Thursday, January 31, 2002, Chandigarh, India


M A I N   N E W S

Govt unveils export strategy
Tribune News Service


  • To achieve 1 per cent share ($80.48 billion) in world trade by 2006-07
  • A compound growth rate of 11.9 per cent for next 5 years needed
  • A total of 220 items identified for focussed trade
  • 15 key macro policy issues for the commodities identified
  • WTO compatible incentives and concessions for exporters planned
  • Action Committee under Commerce Secretary to implement strategy

New Delhi, January 30
The government today unveiled a medium-term export strategy that aims to capture at least 1 per cent of the global trade in the next five years or around $ 80.48 billion worth of exports by 2006-07.

Presenting the strategy, which coincides with the 10th Five-Year Plan, the Minister for Commerce and Industry, Mr Murasoli Maran, said to achieve the target India would have to achieve a compound growth rate of 11.9 per cent for the next five years.

The strategies for the medium term, which have been drawn on the experience of the earlier strategies and other experiences and on assessment of the changing global trade scenario indicates a heavy dose of protection and incentives for the export industry.

It also refers to more flexibility in labour policy by re-examining the role of the government in the labour markets.

Drawing from past experience where the devaluation of the rupee in the eighties and the nineties led to quantum jump in exports, Mr Maran spoke about the need for a policy for price competitiveness by maintaining appropriate Real Effective Exchange Rate of the rupee at appropriate level.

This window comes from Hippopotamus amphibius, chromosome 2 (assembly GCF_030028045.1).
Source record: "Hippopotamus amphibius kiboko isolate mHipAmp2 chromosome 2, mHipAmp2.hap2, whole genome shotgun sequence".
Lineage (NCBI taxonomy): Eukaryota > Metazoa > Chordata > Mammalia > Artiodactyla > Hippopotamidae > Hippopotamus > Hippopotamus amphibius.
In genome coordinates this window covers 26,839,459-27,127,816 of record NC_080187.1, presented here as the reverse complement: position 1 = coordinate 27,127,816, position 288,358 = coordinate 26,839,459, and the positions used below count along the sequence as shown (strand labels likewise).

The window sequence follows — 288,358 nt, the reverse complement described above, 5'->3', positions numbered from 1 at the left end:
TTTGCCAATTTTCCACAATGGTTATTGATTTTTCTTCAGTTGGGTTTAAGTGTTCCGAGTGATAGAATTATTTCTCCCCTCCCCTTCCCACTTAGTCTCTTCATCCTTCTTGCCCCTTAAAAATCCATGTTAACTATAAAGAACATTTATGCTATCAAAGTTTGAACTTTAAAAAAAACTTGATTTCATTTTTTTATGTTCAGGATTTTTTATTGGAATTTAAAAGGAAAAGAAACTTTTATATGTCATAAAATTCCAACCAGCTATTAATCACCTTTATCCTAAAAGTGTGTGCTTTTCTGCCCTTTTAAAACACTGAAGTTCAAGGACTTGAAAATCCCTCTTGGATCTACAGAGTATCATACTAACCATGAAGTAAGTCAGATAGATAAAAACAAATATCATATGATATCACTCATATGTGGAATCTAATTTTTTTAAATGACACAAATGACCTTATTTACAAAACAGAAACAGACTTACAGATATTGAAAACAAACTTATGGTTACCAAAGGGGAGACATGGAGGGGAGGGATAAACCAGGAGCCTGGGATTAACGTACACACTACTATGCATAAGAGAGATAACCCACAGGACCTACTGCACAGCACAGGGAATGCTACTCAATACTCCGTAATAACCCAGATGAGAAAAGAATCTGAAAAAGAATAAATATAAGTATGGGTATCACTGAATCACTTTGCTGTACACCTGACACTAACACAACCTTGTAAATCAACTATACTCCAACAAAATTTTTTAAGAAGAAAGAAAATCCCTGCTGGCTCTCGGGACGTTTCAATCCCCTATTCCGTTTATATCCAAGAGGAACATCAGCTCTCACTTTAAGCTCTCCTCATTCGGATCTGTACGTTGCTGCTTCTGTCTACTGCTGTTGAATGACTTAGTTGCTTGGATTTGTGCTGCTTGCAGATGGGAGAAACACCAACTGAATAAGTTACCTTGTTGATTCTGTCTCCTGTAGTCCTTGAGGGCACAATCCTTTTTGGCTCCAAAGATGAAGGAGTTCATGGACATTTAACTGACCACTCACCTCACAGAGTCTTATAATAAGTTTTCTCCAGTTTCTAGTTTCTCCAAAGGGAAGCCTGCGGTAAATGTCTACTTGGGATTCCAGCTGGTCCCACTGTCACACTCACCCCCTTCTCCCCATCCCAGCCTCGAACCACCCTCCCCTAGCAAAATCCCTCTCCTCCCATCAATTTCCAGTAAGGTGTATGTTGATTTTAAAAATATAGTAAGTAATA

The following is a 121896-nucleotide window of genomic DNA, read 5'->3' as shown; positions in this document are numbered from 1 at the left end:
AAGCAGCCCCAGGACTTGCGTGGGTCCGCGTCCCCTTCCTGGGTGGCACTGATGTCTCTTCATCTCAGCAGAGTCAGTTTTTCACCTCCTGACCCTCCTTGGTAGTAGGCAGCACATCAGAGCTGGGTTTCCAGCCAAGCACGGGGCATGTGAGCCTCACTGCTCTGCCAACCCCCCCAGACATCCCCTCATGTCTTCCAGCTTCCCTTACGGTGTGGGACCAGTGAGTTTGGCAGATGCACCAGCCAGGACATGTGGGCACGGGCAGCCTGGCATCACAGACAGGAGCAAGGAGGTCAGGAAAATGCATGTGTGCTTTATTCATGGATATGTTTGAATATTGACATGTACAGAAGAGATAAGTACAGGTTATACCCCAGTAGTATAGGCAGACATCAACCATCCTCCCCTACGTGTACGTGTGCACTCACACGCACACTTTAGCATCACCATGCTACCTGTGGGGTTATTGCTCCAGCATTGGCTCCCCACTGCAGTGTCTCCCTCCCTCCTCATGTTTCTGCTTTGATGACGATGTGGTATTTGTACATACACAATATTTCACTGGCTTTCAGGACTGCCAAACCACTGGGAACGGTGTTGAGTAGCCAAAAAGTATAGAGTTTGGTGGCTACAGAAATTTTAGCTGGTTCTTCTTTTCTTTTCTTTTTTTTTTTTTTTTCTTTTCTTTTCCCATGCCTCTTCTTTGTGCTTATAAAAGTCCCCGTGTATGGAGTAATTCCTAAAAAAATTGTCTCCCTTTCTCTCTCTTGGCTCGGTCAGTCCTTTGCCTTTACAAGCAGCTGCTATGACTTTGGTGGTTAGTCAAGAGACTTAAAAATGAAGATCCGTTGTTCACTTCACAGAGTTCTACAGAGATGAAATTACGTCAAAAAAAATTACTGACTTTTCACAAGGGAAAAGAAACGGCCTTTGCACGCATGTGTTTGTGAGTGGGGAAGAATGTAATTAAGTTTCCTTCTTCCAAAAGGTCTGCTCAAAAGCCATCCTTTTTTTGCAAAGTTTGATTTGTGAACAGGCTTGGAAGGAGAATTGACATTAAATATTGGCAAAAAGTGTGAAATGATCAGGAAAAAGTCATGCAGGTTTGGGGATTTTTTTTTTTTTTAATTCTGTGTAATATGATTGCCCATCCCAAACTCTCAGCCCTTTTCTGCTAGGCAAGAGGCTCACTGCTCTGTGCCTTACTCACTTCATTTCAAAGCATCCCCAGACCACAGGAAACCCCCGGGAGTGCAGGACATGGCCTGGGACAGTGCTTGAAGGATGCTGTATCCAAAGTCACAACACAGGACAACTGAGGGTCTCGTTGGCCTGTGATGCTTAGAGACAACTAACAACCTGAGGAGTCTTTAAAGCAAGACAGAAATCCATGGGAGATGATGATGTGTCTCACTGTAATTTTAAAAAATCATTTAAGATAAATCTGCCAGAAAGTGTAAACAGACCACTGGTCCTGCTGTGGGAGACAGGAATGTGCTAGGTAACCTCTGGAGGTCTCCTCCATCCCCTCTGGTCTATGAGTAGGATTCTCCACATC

The technical strategy has identified 220 commodities for stepping up exports mainly to the country’s major trading partners such as the United States, European Union and Japan, which constitute 55 per cent of India’s exports.

The focus items are mainly from sectors like engineering, textiles, gems and jewellery, chemicals, agriculture and leather.

Mr Maran said even a 5 per cent growth in 47 of these items could lead to $ 18 billion more exports and 5 per cent growth in another 59 items could get additional $ 36 billion.

The 15 key macro policy issues identified for the commodities sector to boost trade includes an effective and responsive trade defence mechanism to provide protection against unfair trade practices, WTO compatible policies by providing non-actionable subsidies and supporting agriculture sector, effective tax rebate schemes to help exporters and enhancing export responsibility of state governments to boost exports.

“I want exports to be a people’s movement in India. The state governments have a big role to play in boosting exports”, Mr Maran said on the new policy.

Other issues include continuous evaluation of the FDI policy framework and procedural packages to promote exports, reducing transaction costs by EDI system and digital signatures, developing export infrastructure, forging strategic free trade agreements, export credit strategy in a WTO compatible way, developing the SSI export industry, expansion of market assistance programmes and giving a regional focus to other areas like Africa.

In addition to the strategic policy issues in the merchandise sector, the need to capitalise the opportunities in the services sector has been emphasised.

Mr Maran said an institutional mechanism was being set up to monitor the implementation of the strategy.

An Action Committee under the Commerce Secretary with the Economic Adviser as the nodal officer and including a core group of senior officers, representatives of major export promotion bodies and representatives from academia would ensure that resources were committed to achieve goals. A Market Intelligence Unit is proposed to be set up which would help the Action Committee.

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